Ticker Timers allow us to measure the speed and acceleration of moving objects. They are becoming obsolete due to improvements in technology, such as high speed cameras and radar cameras used by police, however, the fundamental principals which they work by allow for a very detailed analogue measurement of speed and acceleration.
They work by using an AC (Alternating Current) power supply to turn an electromagnet on and off, which makes a little hammer hit some carbon paper which transfers a dot onto a testing strip of paper.
In Australia our Electrical frequency of our grid is 50hz which means that the hammer taps 50x per second OR once every 0.02 seconds. This means that we can observe how fast something is moving with a “refresh rate” of 0.02s between each moment which can be measured in cm.
NOTE: Be sure to convert your final units into m/s once you find your cm/s
Measurement of the acceleration due to gravity with a ticker timer
The aim of this experiment is to measure the acceleration due to gravity using a ticker timer.
- A ticker timer
- A 12V ac power supply
- Ticker tape 1 – 1.5m (depending on desk height)
- A small mass (say 50g)
- A retort stand, boss and clamp, Scissors and ruler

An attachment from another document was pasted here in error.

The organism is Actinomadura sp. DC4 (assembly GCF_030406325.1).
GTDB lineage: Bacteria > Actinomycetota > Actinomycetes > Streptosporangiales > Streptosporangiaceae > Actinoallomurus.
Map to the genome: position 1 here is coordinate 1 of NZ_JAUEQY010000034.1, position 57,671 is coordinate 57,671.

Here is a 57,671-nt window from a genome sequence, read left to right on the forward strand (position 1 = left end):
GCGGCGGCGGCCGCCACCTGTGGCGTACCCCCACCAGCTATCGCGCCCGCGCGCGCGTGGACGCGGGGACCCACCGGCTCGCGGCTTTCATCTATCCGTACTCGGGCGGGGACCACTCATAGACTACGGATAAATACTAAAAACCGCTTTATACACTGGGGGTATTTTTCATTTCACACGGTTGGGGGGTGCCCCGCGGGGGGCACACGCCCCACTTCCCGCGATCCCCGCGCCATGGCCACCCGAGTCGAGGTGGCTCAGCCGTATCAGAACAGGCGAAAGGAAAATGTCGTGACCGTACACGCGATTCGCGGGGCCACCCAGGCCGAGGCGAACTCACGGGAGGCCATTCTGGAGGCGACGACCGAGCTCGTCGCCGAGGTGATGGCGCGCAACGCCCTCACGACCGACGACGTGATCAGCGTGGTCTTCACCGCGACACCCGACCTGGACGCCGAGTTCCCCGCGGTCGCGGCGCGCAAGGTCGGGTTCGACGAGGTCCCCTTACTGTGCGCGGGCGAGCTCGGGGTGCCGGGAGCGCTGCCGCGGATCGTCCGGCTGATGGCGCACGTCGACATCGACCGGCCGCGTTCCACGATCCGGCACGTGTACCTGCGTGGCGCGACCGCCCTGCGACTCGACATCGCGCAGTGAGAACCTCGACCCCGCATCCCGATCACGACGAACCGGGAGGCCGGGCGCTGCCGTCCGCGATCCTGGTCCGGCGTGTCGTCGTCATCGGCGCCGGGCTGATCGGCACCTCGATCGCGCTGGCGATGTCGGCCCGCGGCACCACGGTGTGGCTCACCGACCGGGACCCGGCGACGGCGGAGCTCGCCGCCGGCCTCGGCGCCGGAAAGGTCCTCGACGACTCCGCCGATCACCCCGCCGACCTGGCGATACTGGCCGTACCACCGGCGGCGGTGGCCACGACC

- Fix the mass to one end of the ticker tape using the crocodile clip or hook.
- Connect the power supply. Fit the tape into the timer. Hold onto the free end of the tape and switch on the power supply.
- Release the tape. The pull of gravity on the mass will accelerate the tape through the timer.
- Repeat the experiment two further times (or until each person has one copy to put in their book)
Discussion and Conclusion
- Cut up your tape into segments of five SPACE lengths. Keep them in order and glue into book.
- Measure the length of both the first ‘five spaces’ and the last ‘five spaces’.
- Work out the acceleration due to gravity from the formulas:
- Repeat this for the other two trails.
- Work out an average value for the acceleration due to gravity.
- What do you think is the main reason for this experiment not being very accurate?